Reflections on contemporary history

Der Philosoph: Habermas und wir is a lively book that opens up exciting ways of accessing one of the world’s most important philosophers through contemporary history. Although the texts lack some of the personal insights necessary for a popular portrait, the author skillfully compensates this by describing Habermas’ uneasy relations with other intellectuals, including Martin Walser, Karl Heinz Bohrer and Hans Magnus Enzensberger. An interesting alternative examination of Habermas’ correspondence could have focused less on investigating philosophy and more on connections with contemporary history: what were the conditions that facilitated Habermas’ project? Which structures and coworkers did he rely upon for him to develop such prodigious productivity? Here one might consider, for instance, his statement that he required the security of a “bourgeois life-form” so as “to be able to think without too much fear” (105). There are certainly subtler incentives to adapt than fear (as shown not least by Habermas’ postmodern counterpart Foucault). One way or the other, if one takes these insights seriously, the question arises of what one should make of current developments, including the planned reform of the Academic Fixed-Term Contract Act.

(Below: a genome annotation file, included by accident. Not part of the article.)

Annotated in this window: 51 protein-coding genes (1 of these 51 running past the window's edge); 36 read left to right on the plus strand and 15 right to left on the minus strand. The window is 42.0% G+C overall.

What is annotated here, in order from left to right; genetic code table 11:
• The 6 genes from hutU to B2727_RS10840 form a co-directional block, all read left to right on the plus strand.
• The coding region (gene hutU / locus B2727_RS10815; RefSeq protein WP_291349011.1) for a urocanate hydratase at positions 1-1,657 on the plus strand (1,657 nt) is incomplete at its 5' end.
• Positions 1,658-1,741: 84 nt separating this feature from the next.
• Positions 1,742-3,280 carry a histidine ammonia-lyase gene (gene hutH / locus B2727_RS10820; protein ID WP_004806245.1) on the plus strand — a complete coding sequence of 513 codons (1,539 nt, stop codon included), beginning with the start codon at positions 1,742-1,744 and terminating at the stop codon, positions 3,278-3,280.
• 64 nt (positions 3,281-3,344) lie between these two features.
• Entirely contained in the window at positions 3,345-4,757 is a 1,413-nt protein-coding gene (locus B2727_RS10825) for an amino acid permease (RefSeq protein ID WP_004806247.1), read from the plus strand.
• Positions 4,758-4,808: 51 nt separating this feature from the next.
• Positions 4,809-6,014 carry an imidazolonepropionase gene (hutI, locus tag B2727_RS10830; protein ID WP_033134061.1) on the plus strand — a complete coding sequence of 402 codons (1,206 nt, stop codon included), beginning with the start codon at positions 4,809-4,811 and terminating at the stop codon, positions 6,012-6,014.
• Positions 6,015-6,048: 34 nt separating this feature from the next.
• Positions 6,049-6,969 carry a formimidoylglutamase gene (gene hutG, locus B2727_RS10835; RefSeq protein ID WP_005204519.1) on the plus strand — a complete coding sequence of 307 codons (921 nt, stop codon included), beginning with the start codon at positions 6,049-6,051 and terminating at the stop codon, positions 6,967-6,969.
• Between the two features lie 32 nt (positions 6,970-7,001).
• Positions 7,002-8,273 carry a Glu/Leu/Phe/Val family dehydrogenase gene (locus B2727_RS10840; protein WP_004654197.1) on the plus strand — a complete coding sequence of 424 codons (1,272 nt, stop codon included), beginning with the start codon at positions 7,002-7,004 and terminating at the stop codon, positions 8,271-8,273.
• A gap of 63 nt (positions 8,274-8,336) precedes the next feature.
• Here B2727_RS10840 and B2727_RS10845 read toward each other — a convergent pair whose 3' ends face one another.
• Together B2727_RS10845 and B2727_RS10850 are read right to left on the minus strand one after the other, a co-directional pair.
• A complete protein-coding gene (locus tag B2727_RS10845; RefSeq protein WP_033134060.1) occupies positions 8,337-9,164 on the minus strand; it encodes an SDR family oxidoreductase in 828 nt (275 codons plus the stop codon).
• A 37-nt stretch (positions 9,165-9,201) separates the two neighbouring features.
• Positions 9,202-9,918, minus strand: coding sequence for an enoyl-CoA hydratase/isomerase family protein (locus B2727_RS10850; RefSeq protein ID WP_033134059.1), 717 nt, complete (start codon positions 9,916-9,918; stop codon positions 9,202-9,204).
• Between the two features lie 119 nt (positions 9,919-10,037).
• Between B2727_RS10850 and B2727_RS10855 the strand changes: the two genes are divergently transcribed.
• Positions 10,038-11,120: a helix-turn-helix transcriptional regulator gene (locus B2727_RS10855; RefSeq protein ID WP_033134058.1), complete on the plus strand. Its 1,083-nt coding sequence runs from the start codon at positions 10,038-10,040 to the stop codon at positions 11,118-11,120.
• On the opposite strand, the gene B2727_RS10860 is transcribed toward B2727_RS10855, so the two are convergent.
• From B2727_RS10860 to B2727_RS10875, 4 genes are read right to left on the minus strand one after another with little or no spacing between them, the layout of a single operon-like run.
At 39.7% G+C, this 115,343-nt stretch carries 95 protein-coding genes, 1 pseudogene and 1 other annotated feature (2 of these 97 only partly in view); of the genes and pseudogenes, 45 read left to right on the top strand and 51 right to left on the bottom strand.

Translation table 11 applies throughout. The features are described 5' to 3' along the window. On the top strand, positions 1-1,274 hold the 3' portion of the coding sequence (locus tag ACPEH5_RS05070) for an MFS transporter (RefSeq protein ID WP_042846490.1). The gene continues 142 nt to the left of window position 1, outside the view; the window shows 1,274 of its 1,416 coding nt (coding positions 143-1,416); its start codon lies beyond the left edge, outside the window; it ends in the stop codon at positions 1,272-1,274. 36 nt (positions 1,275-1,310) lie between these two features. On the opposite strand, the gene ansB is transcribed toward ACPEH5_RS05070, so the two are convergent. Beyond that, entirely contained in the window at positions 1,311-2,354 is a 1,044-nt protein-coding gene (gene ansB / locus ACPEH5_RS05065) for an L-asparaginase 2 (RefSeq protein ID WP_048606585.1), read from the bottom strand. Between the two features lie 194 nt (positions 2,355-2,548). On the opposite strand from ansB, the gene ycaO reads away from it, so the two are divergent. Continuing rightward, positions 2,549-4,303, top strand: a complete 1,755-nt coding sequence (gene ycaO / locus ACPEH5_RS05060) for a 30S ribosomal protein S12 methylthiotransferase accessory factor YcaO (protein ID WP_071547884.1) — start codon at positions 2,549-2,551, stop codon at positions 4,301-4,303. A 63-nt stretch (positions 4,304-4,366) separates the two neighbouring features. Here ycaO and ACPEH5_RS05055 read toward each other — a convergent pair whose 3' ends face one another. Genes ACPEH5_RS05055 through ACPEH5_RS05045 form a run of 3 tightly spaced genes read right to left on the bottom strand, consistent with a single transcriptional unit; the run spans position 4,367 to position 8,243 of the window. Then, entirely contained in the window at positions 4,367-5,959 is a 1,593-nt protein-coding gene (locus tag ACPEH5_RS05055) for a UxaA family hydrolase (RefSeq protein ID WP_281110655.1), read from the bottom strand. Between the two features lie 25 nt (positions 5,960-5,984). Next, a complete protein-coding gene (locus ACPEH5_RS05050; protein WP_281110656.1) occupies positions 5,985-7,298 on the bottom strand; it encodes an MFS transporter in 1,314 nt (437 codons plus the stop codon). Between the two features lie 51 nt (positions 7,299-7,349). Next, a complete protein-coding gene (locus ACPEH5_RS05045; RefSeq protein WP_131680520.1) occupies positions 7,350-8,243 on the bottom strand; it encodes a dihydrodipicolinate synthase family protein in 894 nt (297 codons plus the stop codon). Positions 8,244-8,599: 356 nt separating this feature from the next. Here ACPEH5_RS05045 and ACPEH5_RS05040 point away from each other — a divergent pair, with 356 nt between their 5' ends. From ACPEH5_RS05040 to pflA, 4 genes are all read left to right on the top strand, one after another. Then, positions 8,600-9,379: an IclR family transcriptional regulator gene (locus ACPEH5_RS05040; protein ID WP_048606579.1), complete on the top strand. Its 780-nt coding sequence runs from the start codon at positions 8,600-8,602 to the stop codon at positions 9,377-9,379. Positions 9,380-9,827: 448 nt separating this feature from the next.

You can hear more about Der Philosoph: Habermas und wir in “Book Talk,” a discussion between the author Philipp Felsch and Martin Saar, Professor of Social Philosophy, which will take place on April 30, 2024, at 6 p.m. in the Eisenhower Room in Campus Westend’s IG Farben Building. The Goethe Lectures Offenbach on the topic of “Democracy in times of regression” will commence in the Klingspor Museum in Offenbach on May 6, 2024, at 7 p.m. with Rainer Forst, Professor of Political Theory and Philosophy and director of the research center “Normative Orders.”

Felix Kämper is a research assistant at Goethe University’s “Normative Orders” research center. His work focuses on normative and contemporary diagnostic questions of society’s relationship with the environment. His dissertation bears the title “Vernunft und Natur: Kritische Theorie der Gesellschaft und ihrer Umwelt” [Reason and nature: a critical theory of society and its environment].